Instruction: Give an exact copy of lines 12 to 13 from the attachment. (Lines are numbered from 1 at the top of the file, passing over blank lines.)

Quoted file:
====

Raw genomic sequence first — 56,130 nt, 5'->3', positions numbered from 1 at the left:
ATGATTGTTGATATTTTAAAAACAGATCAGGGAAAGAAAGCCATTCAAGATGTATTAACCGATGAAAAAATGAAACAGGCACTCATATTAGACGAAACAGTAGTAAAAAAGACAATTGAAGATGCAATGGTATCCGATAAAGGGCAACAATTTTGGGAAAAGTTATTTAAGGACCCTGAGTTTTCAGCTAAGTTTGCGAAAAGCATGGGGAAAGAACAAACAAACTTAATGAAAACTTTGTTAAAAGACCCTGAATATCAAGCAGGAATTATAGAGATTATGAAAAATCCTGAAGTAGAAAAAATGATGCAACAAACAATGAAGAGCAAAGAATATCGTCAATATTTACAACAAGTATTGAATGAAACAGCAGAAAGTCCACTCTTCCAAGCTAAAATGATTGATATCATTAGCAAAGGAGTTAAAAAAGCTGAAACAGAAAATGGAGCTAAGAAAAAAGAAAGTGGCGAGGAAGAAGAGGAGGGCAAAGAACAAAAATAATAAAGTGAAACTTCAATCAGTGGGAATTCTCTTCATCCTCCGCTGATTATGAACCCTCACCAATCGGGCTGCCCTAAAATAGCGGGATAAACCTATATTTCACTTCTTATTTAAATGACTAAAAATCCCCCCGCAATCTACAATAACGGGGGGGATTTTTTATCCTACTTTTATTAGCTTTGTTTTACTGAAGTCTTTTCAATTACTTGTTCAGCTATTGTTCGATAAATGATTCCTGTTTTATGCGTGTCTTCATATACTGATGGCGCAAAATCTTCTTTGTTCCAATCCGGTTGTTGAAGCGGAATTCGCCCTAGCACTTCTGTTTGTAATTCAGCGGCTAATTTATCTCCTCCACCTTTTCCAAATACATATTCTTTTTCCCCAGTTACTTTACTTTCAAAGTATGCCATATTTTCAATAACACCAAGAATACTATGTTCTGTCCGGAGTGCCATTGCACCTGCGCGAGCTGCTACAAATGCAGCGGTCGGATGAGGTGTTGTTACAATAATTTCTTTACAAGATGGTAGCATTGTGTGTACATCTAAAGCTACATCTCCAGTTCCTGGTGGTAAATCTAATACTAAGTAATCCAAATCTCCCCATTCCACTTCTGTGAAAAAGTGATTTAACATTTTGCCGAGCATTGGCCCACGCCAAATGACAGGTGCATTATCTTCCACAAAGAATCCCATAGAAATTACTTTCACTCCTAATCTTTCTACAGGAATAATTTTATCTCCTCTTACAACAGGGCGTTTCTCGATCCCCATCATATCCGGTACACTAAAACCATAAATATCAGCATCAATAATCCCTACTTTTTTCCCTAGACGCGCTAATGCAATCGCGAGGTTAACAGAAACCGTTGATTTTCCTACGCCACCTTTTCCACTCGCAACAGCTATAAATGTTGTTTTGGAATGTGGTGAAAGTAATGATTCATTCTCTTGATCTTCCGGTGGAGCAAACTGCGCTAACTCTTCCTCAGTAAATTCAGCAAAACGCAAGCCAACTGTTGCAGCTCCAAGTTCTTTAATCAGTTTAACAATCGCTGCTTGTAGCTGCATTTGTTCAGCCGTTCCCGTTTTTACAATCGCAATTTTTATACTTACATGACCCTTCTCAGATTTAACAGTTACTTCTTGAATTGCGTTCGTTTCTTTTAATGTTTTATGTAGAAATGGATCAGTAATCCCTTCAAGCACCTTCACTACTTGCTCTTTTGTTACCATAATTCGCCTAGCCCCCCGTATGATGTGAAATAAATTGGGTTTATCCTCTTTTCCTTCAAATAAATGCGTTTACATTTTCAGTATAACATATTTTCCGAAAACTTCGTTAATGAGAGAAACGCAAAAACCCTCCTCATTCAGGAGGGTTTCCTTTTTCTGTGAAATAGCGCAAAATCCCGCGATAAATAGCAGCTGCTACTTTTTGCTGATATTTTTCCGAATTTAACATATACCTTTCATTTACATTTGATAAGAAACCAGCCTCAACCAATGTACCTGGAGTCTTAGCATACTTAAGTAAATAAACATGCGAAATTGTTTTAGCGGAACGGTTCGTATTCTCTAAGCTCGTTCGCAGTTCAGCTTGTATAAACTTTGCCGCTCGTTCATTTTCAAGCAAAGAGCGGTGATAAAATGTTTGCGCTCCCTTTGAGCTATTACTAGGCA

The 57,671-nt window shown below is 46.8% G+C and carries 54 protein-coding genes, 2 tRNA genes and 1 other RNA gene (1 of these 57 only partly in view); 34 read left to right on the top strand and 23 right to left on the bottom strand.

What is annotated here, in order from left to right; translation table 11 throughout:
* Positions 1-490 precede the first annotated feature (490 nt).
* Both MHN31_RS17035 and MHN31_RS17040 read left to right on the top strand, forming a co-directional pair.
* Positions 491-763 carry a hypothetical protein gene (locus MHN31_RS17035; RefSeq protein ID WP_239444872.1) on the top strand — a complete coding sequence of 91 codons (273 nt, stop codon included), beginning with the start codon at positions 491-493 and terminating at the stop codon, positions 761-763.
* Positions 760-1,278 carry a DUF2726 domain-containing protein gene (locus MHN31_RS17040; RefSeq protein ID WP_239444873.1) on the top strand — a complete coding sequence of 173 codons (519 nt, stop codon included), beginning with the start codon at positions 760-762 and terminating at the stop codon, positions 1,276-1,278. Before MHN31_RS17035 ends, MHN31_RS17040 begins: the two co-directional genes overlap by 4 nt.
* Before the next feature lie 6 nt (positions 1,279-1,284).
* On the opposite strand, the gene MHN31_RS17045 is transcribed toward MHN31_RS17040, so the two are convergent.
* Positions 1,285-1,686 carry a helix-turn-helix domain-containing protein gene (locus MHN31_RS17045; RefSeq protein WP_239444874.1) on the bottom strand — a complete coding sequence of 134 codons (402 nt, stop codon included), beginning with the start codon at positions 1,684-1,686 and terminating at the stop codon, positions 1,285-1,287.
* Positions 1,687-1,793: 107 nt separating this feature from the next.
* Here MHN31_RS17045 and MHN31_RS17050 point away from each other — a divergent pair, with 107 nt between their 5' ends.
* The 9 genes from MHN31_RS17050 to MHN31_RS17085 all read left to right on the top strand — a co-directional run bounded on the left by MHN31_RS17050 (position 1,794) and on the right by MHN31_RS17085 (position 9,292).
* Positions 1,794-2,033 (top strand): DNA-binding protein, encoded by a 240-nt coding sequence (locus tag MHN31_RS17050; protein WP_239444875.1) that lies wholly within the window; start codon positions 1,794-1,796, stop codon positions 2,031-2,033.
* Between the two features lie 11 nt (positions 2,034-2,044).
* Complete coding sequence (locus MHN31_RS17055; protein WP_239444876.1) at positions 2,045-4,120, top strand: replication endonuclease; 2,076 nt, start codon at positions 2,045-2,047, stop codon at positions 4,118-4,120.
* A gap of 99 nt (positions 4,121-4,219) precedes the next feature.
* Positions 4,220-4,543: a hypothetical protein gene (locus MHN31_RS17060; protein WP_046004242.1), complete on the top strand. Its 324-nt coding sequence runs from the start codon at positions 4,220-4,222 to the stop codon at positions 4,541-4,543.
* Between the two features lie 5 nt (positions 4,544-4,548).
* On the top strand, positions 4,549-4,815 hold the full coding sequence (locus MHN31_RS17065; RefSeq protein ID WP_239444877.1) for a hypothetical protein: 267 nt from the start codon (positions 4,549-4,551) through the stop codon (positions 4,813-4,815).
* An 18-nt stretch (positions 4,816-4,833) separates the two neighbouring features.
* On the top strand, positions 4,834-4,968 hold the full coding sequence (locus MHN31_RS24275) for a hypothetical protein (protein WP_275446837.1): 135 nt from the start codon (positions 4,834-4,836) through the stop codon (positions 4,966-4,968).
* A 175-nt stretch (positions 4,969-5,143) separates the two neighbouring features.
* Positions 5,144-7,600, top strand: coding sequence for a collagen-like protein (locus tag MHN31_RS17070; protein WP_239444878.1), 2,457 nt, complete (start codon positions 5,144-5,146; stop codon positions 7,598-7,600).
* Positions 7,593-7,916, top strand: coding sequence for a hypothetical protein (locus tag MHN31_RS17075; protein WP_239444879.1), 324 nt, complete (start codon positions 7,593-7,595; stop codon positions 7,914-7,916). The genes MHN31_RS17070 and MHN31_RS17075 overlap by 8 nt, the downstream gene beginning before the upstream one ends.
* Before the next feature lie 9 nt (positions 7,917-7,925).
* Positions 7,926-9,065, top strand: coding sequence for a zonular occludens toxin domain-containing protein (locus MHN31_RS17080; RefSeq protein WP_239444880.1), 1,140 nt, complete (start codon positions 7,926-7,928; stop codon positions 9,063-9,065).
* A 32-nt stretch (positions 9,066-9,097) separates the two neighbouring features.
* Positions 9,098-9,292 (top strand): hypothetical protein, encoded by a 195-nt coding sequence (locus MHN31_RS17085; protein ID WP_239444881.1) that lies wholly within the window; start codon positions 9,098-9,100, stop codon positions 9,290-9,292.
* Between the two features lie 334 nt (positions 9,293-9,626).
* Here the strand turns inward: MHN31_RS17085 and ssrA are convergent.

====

* Positions 1,687-1,793: 107 nt separating this feature from the next.
* Here MHN31_RS17045 and MHN31_RS17050 point away from each other — a divergent pair, with 107 nt between their 5' ends.